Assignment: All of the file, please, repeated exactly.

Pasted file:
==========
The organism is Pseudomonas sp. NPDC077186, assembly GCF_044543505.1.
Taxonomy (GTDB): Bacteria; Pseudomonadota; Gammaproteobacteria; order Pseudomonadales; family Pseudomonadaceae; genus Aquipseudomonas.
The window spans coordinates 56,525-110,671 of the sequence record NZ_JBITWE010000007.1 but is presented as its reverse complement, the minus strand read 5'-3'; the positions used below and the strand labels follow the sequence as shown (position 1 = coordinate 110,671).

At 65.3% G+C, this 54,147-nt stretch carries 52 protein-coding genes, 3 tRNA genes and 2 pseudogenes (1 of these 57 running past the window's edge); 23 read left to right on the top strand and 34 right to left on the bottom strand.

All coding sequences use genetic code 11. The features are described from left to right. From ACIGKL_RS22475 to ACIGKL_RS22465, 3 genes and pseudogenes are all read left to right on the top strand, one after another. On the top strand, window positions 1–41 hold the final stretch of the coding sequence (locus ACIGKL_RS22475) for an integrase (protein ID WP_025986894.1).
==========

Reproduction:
The organism is Pseudomonas sp. NPDC077186, assembly GCF_044543505.1.
Taxonomy (GTDB): Bacteria; Pseudomonadota; Gammaproteobacteria; order Pseudomonadales; family Pseudomonadaceae; genus Aquipseudomonas.
The window spans coordinates 56,525-110,671 of the sequence record NZ_JBITWE010000007.1 but is presented as its reverse complement, the minus strand read 5'-3'; the positions used below and the strand labels follow the sequence as shown (position 1 = coordinate 110,671).

At 65.3% G+C, this 54,147-nt stretch carries 52 protein-coding genes, 3 tRNA genes and 2 pseudogenes (1 of these 57 running past the window's edge); 23 read left to right on the top strand and 34 right to left on the bottom strand.

All coding sequences use genetic code 11. The features are described from left to right. From ACIGKL_RS22475 to ACIGKL_RS22465, 3 genes and pseudogenes are all read left to right on the top strand, one after another. On the top strand, window positions 1–41 hold the final stretch of the coding sequence (locus ACIGKL_RS22475) for an integrase (protein ID WP_025986894.1).